According to Ulrich’s data 1, Spain is in tenth position in scholarly journal production, with 2.5% of the titles worldwide. The United States alone accounts for 21%, and nearly one third of journals are published by countries with fewer contributions than Spain.
However, when talking about Open Access journals, the output is quite different: according to both Ulrich’s and DOAJ2, Spain is currently country number four in the world with 5.5%, after Brazil, UK and USA. Yet, what is the level of adoption of OA in Spanish journals?
According to Ulrich’s, 34% of active scholarly journals published in Spain are OA, but this proportion is higher when consulting Dulcinea3, the most comprehensive, up-to-date and accurate source for Spanish journals. A current search shows that 76% of the journals are freely available online, 10.2% operate under an embargo, and only 1.5% are hybrid. The remaining 12.3% of journals are restricted to subscribers.
Nevertheless, free access does not necessarily imply Open Access. Thus, that 76% should be correlated with re-use rights in order to get the exact amount of OA journals.
A recent study5 has revealed that most of the Spanish journals indexed in Web of Science or Scopus are Open Access (56.9%). The extent of OA adoption varied by subject area; it represented 68% of the Social Sciences and Humanities titles, and 55% of Science, Technology and Medicine journals. It also depended on the publisher type; OA models were adopted by 81% of the journals published by universities and research centers, 71% of the titles published by associations and societies, and only 30% of journals belonging to commercial publishers. APC-funded OA journals, both full OA and hybrid, were very few.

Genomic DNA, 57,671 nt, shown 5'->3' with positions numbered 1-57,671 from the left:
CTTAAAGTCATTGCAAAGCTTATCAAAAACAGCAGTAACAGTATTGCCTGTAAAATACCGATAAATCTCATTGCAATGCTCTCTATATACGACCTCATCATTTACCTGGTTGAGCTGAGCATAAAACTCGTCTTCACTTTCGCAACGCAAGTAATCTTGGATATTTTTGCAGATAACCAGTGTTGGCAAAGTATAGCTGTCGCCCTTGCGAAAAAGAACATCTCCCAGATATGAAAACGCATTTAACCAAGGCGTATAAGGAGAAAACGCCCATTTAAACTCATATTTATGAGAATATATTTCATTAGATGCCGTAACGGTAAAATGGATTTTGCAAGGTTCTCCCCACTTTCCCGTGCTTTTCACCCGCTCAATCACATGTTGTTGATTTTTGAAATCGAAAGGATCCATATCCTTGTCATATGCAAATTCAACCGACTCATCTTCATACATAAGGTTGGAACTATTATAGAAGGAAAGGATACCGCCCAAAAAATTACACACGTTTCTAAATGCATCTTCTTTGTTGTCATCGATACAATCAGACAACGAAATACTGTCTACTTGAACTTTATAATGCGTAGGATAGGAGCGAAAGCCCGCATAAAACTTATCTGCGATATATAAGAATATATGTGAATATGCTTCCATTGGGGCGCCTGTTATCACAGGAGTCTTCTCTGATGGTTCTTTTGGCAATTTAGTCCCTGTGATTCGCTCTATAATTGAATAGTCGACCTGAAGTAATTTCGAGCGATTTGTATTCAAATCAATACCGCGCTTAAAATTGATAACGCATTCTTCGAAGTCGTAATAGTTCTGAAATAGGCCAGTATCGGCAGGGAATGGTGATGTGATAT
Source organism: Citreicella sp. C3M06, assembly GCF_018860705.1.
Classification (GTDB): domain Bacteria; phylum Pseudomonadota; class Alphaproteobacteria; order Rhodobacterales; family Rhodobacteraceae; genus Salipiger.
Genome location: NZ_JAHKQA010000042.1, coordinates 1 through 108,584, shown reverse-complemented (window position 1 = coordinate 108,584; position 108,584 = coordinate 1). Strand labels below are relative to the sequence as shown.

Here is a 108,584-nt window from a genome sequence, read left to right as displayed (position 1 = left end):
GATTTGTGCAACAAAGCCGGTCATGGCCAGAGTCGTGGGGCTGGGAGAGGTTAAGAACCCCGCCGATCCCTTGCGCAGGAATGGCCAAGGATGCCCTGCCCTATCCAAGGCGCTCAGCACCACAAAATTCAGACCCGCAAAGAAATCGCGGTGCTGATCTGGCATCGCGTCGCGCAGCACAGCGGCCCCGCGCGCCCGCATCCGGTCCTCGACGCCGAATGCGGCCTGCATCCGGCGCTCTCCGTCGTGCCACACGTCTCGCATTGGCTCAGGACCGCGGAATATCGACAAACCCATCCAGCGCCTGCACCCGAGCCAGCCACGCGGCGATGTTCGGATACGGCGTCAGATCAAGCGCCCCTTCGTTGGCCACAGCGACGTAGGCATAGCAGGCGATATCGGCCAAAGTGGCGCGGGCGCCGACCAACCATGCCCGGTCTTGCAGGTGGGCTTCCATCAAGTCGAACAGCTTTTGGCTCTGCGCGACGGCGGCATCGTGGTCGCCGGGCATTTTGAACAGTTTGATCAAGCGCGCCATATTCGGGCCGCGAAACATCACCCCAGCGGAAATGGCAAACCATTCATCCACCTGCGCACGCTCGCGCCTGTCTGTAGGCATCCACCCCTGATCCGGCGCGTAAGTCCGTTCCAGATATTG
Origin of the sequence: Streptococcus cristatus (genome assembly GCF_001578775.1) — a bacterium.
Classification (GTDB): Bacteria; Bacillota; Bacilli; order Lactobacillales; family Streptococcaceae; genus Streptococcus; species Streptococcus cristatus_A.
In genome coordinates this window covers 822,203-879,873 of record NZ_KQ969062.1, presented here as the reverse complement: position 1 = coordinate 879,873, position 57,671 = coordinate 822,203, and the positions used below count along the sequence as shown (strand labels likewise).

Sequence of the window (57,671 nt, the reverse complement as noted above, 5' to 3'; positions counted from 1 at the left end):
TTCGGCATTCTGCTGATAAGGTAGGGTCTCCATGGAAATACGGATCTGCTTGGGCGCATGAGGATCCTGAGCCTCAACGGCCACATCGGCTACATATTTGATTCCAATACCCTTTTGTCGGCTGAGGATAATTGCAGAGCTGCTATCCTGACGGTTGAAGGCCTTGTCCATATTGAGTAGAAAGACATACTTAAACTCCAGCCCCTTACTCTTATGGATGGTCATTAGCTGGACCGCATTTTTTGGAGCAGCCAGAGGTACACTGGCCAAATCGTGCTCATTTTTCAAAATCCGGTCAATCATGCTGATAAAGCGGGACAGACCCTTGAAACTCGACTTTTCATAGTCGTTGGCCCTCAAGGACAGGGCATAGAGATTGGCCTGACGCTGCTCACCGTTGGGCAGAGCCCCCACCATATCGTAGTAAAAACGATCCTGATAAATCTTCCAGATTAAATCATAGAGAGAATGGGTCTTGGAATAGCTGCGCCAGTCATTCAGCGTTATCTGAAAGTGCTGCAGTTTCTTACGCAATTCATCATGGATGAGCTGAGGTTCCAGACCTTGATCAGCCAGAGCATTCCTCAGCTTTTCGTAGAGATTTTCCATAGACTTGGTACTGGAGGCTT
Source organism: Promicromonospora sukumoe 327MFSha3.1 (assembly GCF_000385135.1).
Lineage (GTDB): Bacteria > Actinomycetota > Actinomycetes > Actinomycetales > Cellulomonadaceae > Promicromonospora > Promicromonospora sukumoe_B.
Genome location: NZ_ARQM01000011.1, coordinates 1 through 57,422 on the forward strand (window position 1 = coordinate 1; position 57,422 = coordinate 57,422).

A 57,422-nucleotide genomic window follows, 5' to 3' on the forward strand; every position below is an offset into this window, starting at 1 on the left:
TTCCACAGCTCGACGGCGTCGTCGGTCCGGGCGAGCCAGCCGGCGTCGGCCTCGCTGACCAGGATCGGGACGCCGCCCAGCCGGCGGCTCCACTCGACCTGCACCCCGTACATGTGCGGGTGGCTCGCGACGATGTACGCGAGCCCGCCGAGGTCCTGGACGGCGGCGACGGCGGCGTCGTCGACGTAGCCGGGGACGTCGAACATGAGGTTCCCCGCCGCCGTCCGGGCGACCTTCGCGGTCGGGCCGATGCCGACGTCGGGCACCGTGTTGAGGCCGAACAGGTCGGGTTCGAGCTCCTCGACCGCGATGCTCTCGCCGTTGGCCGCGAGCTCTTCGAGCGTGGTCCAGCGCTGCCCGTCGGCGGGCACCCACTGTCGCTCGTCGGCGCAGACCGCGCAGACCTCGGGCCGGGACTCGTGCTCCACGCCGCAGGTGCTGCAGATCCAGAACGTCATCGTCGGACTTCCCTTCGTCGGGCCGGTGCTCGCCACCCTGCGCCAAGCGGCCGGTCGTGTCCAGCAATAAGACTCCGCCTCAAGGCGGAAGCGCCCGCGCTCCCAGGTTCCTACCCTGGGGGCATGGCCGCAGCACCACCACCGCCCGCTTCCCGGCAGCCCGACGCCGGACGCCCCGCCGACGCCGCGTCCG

Open Access in Spain is driven by the online presses of academic institutions, based mostly in OJS platforms at both individual and collective level. The Spanish Center for Advanced Studies (CSIC), Complutense University of Madrid, University of Barcelona and Catalan Open Access Journals (RACO) are good examples of that.
There are 507 Spanish journals indexed in DOAJ6, while the current total number of Spanish free-access journals is 1,3547 . This fact suggests that only about one third (37.4%) of the free-access Spanish journals appear in DOAJ as OA titles. Opposedly, 196 of the 253 Spanish OA journals indexed either in Wos or Scopus are included in DOAJ as well, showing a much higher rate for this specific group (77.5%). Thus, there is a lot of work to do in order to index Spanish OA journals in DOAJ, especially those not being covered in WoS or Scopus.
Jon Tennant, from Science Open, chats with Prof Belhamel about his thoughts regarding open access, his role at DOAJ, and the state of scholarly communication in North Africa.
“I am very proud to join DOAJ team. It’s exciting and motivating to be a part of this not-for-profit organisation. DOAJ gives me the opportunity to work in a pleasant multicultural environment and to meet very nice friends from different parts of the world. Every member of the team collaborates and this synergy carries us further and faster than I could have imagined.”
Please read the full interview here.
This is a guest post by Kamel Belhamel, DOAJ Ambassador, North Africa
The importance of Open Access (OA) was recently recognised by Algerian scientists, libraries and publishers. Until recently, Algerian researchers preferred to publish their papers in European journals with an impact factor, in order to achieve certain personal goals (e.g. better career opportunities and advancement, CV fortification, etc.), however the Western system of scholarly publishing often stigmatizes developing country research as local rather than international.